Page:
Sunday, November 08, 2015
Late to the party
This is hardly cutting edge now, the world and his wife have already heard the news about chickpea cooking liquid, renamed by some as the rather fancier aquafaba, and its unusual ability to whip up like egg whites.
I've tried a few times before to create simple meringues but failed each time during the cooking process - it's easy to make a wonderful fluffy white cloud of sweetness, if you have a good food processor to do the necessary whipping, but a crisp shell of loveliness seemed just out of reach.
Still all cooking is a procedure of refinement - I think my first effort failed because I was using a cheap toaster oven with poor temperature control and my second because I'd tried a different proportion of liquid to sugar and the whipped chickpea juice simply couldn't hold the concentration of sugar. The meringues were weeping before they'd had time to set.
Back in the UK with a better oven, precise scales and a desire to ignore each and every recipe that calls for cups of ingredients the formula seems to have been staring me in the face all along.
It's not perfect yet. I do so want to understand why the chickpea juice works as it does. It's a property of legume proteins and sugars which could probably be recreated without the need to use a by-product of cooking pulses, even if there is a sort of analogy with the dividing of yolks and whites in the traditional egg based methods. I particularly don't like using liquid from commercially canned goods but have so far found the extra effort of cooking dried chickpeas just for the cooking broth a bit too much for me. Perhaps now I've made something I'm happy with that step won't seem like such wasted effort.
So without further ado I give the almost 100% perfect method of making vegan meringues. They don't keep very long so make them the day you intend to serve them and keep them very dry in storage.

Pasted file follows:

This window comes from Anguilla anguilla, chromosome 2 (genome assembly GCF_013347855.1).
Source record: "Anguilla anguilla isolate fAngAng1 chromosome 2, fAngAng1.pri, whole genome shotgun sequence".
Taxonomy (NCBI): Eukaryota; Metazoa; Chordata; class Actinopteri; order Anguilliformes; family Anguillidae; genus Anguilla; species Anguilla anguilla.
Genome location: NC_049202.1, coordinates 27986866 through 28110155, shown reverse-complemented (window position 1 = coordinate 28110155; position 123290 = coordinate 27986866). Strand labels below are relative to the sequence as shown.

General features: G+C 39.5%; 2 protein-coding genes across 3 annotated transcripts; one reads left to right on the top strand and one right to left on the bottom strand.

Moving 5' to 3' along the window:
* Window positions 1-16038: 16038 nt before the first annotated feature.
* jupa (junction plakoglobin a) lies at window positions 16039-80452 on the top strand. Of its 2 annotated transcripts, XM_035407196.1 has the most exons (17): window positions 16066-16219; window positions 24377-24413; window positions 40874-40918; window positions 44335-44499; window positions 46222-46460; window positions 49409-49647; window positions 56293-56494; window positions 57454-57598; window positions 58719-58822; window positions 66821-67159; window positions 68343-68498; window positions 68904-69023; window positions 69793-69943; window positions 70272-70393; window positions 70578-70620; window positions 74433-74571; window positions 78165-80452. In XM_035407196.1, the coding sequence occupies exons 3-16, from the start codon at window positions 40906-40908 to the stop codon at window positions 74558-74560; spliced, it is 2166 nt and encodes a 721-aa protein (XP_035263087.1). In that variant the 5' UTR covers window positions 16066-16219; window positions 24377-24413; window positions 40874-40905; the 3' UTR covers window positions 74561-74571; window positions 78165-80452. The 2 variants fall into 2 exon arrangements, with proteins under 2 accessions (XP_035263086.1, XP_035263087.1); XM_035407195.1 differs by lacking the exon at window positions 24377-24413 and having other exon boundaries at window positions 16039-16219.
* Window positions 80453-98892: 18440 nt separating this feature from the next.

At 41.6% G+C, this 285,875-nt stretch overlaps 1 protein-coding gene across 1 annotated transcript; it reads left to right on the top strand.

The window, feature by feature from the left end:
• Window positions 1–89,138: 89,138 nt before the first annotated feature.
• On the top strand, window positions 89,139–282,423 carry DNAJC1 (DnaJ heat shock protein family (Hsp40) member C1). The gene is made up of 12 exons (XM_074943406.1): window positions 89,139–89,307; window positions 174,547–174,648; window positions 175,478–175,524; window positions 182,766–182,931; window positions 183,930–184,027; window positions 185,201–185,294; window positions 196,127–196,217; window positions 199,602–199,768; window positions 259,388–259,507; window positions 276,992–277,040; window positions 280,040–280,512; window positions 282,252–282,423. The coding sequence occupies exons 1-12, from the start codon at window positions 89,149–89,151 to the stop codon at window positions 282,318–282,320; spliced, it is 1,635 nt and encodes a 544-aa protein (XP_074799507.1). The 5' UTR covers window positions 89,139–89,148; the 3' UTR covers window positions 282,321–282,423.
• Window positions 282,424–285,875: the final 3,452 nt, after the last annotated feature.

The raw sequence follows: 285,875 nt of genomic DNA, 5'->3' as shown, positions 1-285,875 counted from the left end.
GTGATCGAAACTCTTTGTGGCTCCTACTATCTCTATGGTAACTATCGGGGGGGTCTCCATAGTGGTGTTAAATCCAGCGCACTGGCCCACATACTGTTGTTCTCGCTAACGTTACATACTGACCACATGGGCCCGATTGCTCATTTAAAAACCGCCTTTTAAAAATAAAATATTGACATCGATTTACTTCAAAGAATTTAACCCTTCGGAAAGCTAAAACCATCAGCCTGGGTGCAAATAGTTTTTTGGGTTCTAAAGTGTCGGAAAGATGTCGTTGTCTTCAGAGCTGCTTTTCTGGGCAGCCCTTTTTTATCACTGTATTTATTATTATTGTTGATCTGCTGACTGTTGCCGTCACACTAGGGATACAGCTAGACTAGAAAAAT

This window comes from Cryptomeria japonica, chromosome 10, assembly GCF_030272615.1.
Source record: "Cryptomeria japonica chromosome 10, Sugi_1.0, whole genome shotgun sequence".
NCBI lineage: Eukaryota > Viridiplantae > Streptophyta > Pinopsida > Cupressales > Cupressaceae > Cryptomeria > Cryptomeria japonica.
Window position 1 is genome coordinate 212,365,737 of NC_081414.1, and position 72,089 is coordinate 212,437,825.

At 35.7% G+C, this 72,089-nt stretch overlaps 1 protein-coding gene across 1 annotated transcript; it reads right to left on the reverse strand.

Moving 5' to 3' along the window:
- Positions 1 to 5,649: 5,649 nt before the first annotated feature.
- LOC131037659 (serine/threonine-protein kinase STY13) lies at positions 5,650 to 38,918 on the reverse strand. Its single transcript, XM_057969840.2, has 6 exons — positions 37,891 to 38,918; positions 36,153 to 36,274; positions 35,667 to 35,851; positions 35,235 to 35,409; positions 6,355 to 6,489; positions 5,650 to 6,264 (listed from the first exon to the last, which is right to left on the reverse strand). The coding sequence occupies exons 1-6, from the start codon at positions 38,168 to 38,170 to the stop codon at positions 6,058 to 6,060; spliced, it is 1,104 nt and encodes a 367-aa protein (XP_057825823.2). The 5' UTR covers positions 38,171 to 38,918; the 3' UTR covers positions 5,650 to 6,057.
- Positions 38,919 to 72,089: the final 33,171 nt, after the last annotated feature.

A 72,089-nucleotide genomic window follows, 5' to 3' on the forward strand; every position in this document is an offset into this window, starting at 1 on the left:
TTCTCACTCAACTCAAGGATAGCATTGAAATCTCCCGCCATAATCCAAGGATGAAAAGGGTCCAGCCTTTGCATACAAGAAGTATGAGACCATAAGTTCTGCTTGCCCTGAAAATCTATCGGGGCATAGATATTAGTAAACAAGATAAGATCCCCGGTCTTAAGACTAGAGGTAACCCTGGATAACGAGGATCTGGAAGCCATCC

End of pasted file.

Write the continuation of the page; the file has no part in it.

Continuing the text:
100g chickpea cooking liquid (aquafaba). This is about the amount you get drained from a 400g tin of chickpeas.
100g fine granulated sugar. I used caster sugar today but granulated will work.
1tsp vanilla essence.
Heat the oven to 100C. Line a baking tray with parchment paper.
Beat the chickpea liquid with an electric rotary whisk, the egg beating attachment of your food processor or (in my rather froopy French processor) the beating plate until it is stiff and shows sharp peaks. This will take some minutes (unless you have the French thing).
Add the vanilla essence and then little by little the sugar while the machine continues working, pausing between each addition to allow the sugar to be absorbed. It will become glossy but should still be very stiff.
When all the sugar is added you're done. It tastes good like this as a creamy marshmallow-like topping or it could be used as a meringue layer for a pie; baked in the oven until nicely browned and squidgy inside. For meringues spoon or pipe the mixture in small mounds on the parchment. It doesn't spread far so they can be fairly close together. You should get 14-16 pieces. If you make them too thick they may not set properly and so if you want a large single cake for a pavlova smooth it down so it's not more than 15mm thick.
Now I really wanted to say "bake for 100 minutes" to complete my 100% theme but the truth is you need to give them at least 150 mins (2.5 hours) at this very gentle temperature to become crisp and fully set. Allow to cool for another 30 minutes in the oven after you turn it off.
Serve with your favourite toppings.